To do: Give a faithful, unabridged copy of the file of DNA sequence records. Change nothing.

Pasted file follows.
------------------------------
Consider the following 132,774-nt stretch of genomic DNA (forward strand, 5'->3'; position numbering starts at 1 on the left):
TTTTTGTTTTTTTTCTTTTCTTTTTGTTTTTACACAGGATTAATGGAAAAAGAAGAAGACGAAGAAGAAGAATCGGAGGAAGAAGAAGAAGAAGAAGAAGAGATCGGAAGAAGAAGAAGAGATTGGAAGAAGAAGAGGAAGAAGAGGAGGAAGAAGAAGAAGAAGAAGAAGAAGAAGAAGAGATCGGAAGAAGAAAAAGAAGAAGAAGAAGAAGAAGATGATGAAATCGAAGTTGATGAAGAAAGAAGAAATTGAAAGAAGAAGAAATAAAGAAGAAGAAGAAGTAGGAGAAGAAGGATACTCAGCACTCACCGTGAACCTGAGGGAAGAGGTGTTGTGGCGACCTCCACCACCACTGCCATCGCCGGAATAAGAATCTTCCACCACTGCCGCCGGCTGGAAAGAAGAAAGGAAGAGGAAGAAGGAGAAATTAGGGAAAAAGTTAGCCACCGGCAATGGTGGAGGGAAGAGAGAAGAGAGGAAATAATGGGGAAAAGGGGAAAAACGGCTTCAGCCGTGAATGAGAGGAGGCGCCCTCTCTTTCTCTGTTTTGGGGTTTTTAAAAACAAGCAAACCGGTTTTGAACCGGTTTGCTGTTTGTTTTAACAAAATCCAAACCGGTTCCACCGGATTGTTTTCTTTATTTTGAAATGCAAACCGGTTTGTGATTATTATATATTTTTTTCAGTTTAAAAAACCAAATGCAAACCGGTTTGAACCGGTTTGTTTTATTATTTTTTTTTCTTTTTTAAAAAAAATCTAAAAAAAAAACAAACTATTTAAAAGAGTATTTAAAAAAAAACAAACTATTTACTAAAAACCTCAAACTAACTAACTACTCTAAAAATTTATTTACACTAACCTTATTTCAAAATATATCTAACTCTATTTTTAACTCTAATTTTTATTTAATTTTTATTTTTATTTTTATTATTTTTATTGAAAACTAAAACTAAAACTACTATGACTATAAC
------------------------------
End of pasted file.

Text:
Consider the following 132,774-nt stretch of genomic DNA (forward strand, 5'->3'; position numbering starts at 1 on the left):
TTTTTGTTTTTTTTCTTTTCTTTTTGTTTTTACACAGGATTAATGGAAAAAGAAGAAGACGAAGAAGAAGAATCGGAGGAAGAAGAAGAAGAAGAAGAAGAGATCGGAAGAAGAAGAAGAGATTGGAAGAAGAAGAGGAAGAAGAGGAGGAAGAAGAAGAAGAAGAAGAAGAAGAAGAAGAGATCGGAAGAAGAAAAAGAAGAAGAAGAAGAAGAAGATGATGAAATCGAAGTTGATGAAGAAAGAAGAAATTGAAAGAAGAAGAAATAAAGAAGAAGAAGAAGTAGGAGAAGAAGGATACTCAGCACTCACCGTGAACCTGAGGGAAGAGGTGTTGTGGCGACCTCCACCACCACTGCCATCGCCGGAATAAGAATCTTCCACCACTGCCGCCGGCTGGAAAGAAGAAAGGAAGAGGAAGAAGGAGAAATTAGGGAAAAAGTTAGCCACCGGCAATGGTGGAGGGAAGAGAGAAGAGAGGAAATAATGGGGAAAAGGGGAAAAACGGCTTCAGCCGTGAATGAGAGGAGGCGCCCTCTCTTTCTCTGTTTTGGGGTTTTTAAAAACAAGCAAACCGGTTTTGAACCGGTTTGCTGTTTGTTTTAACAAAATCCAAACCGGTTCCACCGGATTGTTTTCTTTATTTTGAAATGCAAACCGGTTTGTGATTATTATATATTTTTTTCAGTTTAAAAAACCAAATGCAAACCGGTTTGAACCGGTTTGTTTTATTATTTTTTTTTCTTTTTTAAAAAAAATCTAAAAAAAAAACAAACTATTTAAAAGAGTATTTAAAAAAAAACAAACTATTTACTAAAAACCTCAAACTAACTAACTACTCTAAAAATTTATTTACACTAACCTTATTTCAAAATATATCTAACTCTATTTTTAACTCTAATTTTTATTTAATTTTTATTTTTATTTTTATTATTTTTATTGAAAACTAAAACTAAAACTACTATGACTATAAC